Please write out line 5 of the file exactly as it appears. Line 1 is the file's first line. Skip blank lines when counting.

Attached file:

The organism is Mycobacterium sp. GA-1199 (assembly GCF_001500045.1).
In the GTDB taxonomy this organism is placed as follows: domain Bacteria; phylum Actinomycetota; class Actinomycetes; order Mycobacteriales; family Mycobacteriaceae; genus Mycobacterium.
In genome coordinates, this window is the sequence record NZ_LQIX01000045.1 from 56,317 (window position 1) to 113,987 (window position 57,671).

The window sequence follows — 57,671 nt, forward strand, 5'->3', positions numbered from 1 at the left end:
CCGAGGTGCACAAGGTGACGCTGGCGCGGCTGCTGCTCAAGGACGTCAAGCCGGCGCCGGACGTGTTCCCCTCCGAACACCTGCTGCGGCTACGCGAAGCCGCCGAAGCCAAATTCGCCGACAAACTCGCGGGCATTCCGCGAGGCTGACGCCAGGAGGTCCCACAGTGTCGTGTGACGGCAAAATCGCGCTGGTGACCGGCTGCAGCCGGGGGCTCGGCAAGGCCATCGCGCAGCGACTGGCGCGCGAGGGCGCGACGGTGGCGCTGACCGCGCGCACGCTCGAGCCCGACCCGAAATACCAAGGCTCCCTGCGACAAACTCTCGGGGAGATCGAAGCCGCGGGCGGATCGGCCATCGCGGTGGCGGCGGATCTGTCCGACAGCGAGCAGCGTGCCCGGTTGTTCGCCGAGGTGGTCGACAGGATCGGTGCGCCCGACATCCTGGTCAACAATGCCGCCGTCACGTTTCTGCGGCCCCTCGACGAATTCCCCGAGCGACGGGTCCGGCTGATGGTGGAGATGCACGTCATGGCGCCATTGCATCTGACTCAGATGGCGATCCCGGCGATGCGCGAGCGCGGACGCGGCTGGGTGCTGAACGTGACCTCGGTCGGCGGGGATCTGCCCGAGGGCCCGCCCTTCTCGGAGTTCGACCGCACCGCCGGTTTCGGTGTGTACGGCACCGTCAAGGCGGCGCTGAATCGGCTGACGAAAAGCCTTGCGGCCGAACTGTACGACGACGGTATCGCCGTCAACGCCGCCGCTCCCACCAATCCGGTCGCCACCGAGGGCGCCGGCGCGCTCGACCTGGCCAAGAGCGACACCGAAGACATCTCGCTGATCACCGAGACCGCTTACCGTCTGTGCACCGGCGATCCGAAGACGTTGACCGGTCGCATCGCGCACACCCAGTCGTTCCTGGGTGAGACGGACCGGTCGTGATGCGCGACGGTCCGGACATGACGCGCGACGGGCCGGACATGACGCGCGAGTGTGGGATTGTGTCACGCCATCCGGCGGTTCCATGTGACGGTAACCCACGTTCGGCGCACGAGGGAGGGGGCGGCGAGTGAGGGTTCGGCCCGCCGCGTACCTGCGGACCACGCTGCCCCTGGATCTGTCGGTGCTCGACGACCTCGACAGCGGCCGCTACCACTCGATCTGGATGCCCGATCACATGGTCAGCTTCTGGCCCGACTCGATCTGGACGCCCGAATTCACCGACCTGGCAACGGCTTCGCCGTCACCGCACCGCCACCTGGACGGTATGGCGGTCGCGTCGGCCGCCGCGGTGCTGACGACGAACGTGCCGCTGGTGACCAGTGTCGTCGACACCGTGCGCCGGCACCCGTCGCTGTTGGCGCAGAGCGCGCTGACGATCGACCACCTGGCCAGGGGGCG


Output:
CCGAGGTGCACAAGGTGACGCTGGCGCGGCTGCTGCTCAAGGACGTCAAGCCGGCGCCGGACGTGTTCCCCTCCGAACACCTGCTGCGGCTACGCGAAGCCGCCGAAGCCAAATTCGCCGACAAACTCGCGGGCATTCCGCGAGGCTGACGCCAGGAGGTCCCACAGTGTCGTGTGACGGCAAAATCGCGCTGGTGACCGGCTGCAGCCGGGGGCTCGGCAAGGCCATCGCGCAGCGACTGGCGCGCGAGGGCGCGACGGTGGCGCTGACCGCGCGCACGCTCGAGCCCGACCCGAAATACCAAGGCTCCCTGCGACAAACTCTCGGGGAGATCGAAGCCGCGGGCGGATCGGCCATCGCGGTGGCGGCGGATCTGTCCGACAGCGAGCAGCGTGCCCGGTTGTTCGCCGAGGTGGTCGACAGGATCGGTGCGCCCGACATCCTGGTCAACAATGCCGCCGTCACGTTTCTGCGGCCCCTCGACGAATTCCCCGAGCGACGGGTCCGGCTGATGGTGGAGATGCACGTCATGGCGCCATTGCATCTGACTCAGATGGCGATCCCGGCGATGCGCGAGCGCGGACGCGGCTGGGTGCTGAACGTGACCTCGGTCGGCGGGGATCTGCCCGAGGGCCCGCCCTTCTCGGAGTTCGACCGCACCGCCGGTTTCGGTGTGTACGGCACCGTCAAGGCGGCGCTGAATCGGCTGACGAAAAGCCTTGCGGCCGAACTGTACGACGACGGTATCGCCGTCAACGCCGCCGCTCCCACCAATCCGGTCGCCACCGAGGGCGCCGGCGCGCTCGACCTGGCCAAGAGCGACACCGAAGACATCTCGCTGATCACCGAGACCGCTTACCGTCTGTGCACCGGCGATCCGAAGACGTTGACCGGTCGCATCGCGCACACCCAGTCGTTCCTGGGTGAGACGGACCGGTCGTGATGCGCGACGGTCCGGACATGACGCGCGACGGGCCGGACATGACGCGCGAGTGTGGGATTGTGTCACGCCATCCGGCGGTTCCATGTGACGGTAACCCACGTTCGGCGCACGAGGGAGGGGGCGGCGAGTGAGGGTTCGGCCCGCCGCGTACCTGCGGACCACGCTGCCCCTGGATCTGTCGGTGCTCGACGACCTCGACAGCGGCCGCTACCACTCGATCTGGATGCCCGATCACATGGTCAGCTTCTGGCCCGACTCGATCTGGACGCCCGAATTCACCGACCTGGCAACGGCTTCGCCGTCACCGCACCGCCACCTGGACGGTATGGCGGTCGCGTCGGCCGCCGCGGTGCTGACGACGAACGTGCCGCTGGTGACCAGTGTCGTCGACACCGTGCGCCGGCACCCGTCGCTGTTGGCGCAGAGCGCGCTGACGATCGACCACCTGGCCAGGGGGCG